Successful MBA applicants are those who frame their candidacy in the giver mindset. How will I enrich learning in the classroom? How will an MBA enable me to contribute to my community? How will this business school help me improve society at large?

There is an endless list of attributes that the best business schools seek in MBA applicants, starting with adaptability, ambition, and an analytical mind.

That’s just at the beginning of the alphabet, although there is one more “A-list” word that business schools look for in applicants. Authenticity.

 

“Sometimes we get asked questions from prospective students about, ‘How do I stand out? How do I make myself more appealing to the admissions committee?’” said a member of the admissions team at Columbia Business School. “The truth is all the applicant can do is be themselves.”

Or as Oscar Wilde famously quipped, “Be yourself; everyone else is already taken.”

More on MBA admissions strategies:

Resilience as a Leadership Trait in MBA Admissions 

How to Convey Authentic Leadership in MBA Applications

 

 

Why It Helps Your Application to Visit Schools in the Spring

I’ve always told students to visit schools in the springtime. Now that it’s almost April, and schools will end classes in May, it’s time to remind prospective students it’s entirely worth the trip.

If you can schedule a visit before classes are over, while the sun is shining, and when students know what’s what, you’ll get a much better idea of the school’s DNA.

Here are five reasons to get yourself on a plane sooner, rather than waiting until summer or fall.

1. THE WEATHER

Admit it, life is more pleasant for visitors in the spring than in the dead of winter.  OK, Stanford and Berkeley are lovely most of the year, but the rest of the country? Not so much fun.  Says one Booth second-year student, “For Chicago, the spring weather is a huge plus. The winter just makes everyone miserable.”

2. CLASS IS IN SESSION

One of the best ways to understand an MBA program is to go when class is in session. You’ll feel a completely different vibe when a campus is filled with purposeful students. You want to sit in on a class, see what it’s all about, and get a feel for what it would be like to be a student yourself.  And if you’ve never seen the case-study method in action, you don’t know what you’re missing.

You’ve got about a month left of classes for most MBA programs – for example, the last day of classes for MIT Sloan is May 14.  HBS is a little earlier, and exams begin at the beginning of May. Stanford GSB and Kellogg, which are on the quarter system, run a little longer; last day of classes for Stanford is June 6, for Kellogg is June 2.

Students visiting one-year programs like INSEAD or programs like Columbia Business School need not worry; prospective students can see the school in action year-round.  “With classes taking place over the summer, the J-term also offers prospective students an opportunity to sit in for a class and really experience what it would be like to be a Columbia Business School student,” says Amanda Carlson, assistant dean of MBA admissions at Columbia.” It’s these types of experiences that seem to have the greatest impact on prospective students.”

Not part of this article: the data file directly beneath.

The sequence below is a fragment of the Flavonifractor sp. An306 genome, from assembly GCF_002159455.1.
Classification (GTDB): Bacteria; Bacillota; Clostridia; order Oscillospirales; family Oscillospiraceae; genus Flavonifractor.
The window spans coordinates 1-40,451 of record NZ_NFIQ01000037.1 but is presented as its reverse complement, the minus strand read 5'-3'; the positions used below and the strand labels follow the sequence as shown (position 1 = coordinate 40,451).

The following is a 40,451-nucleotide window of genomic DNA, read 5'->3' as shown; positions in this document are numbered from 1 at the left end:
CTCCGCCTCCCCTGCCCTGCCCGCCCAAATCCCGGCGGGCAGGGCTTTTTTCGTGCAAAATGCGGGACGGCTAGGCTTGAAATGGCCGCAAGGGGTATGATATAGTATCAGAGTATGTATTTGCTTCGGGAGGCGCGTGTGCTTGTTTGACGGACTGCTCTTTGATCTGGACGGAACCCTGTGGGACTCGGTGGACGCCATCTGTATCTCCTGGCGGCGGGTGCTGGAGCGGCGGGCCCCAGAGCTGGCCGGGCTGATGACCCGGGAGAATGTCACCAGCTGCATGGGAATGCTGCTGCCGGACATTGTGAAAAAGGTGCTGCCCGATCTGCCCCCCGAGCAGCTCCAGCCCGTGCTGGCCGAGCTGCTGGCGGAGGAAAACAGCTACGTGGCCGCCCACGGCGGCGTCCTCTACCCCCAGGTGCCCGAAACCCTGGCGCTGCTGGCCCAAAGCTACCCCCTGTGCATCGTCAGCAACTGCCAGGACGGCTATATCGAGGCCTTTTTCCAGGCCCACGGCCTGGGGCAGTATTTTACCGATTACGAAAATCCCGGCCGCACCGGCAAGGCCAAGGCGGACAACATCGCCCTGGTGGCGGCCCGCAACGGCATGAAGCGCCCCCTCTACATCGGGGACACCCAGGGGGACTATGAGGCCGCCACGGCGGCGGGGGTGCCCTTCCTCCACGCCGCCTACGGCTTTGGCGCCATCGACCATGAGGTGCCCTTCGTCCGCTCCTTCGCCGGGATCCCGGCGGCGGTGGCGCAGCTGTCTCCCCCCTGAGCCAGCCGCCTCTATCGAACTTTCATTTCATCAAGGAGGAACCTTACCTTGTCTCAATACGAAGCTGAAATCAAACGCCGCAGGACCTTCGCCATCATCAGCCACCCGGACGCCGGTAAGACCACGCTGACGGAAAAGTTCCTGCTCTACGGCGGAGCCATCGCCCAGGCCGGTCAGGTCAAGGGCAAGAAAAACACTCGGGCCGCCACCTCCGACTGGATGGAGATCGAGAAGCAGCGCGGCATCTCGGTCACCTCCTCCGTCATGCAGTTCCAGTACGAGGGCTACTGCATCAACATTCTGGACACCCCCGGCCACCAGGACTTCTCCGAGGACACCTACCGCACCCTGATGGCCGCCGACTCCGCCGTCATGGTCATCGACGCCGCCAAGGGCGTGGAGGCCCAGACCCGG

3. CURRENT STUDENTS KNOW WHAT THEY ARE TALKING ABOUT 

In addition to class visits, you want to talk with real students to discern the realities of campus life.  First year students are usually in a state of shock during fall term – they’re overwhelmed with courses, activities, recruiting, and FOMO, or fear of missing out.   Second year students have figured out the lay of the land, but can be stressed by recruiting, which swings into full gear during autumn.

Spring is a different story.  Jodi Innerfield, Michigan’s Ross School of Business recent graduate notes, “visiting schools in the spring gave me the opportunity to speak with first years as they reflected on year 1, and MBA2’s as they ventured off to their full-time jobs. In the spring, we’re all reflecting on our experiences and enjoying the nice weather, so it’s a good time to get our perspective and see campus.”

Christine Sneva, senior director of enrollment and student services at Cornell Tech, agrees:  “Spring is actually an ideal time because as someone who’s scoping out a program’s value proposition, prospective students should be talking to folks at the end of their program. You’ll get a raw, real-time perspective that will most likely stay with you throughout your search.”

4. LESS PRESSURE

Since most MBA admissions deadlines begin in September or October, things can get pretty rushed for applicants in the fall.  Assuming the student has taken the GMAT or GRE, there’s the application to navigate, recommenders to organize, and goals to figure out, all while continuing to excel in a full-time job.  Amy Mitson, senior associate director of admissions at the Tuck School of Business suggests that, “Spring is a great time to take an advanced look at a program with no pressure. You are still months away from the start of the fall application season. Relax and take it all in! This will also give you something to reflect on when writing your application in the fall.”

5. LONGER LEAD TIME

In addition to reducing pressure, early visits allow a prospective student a chance to reflect on their experiences as they figure out the whole question of fit (see How To Know If Your Target Schools Fit You). The visit will help you figure out where to apply and why.  You’ll be able to go beyond rankings or brand reputation as you think about what the school offers you, and importantly, what you offer the school.  A spring visit allows you to use the summer to really think through your argument for why the MBA and why a particular school.

Not everyone can visit every target school, but it helps prospective students understand the MBA program’s culture, and it never hurts to make the effort, if possible. Says Tuck’s Mitson, “Nothing beats the first-hand perspective and showing your sincere interest like a visit to campus.”

On Failure and the MBA Essays

Α while ago, I entered a competition for the best MBA blog. In my day job, I am a graduate admissions consultant, so I thought I would try to get some attention to my blog through this contest. I didn’t win. I didn’t place. I didn’t even show.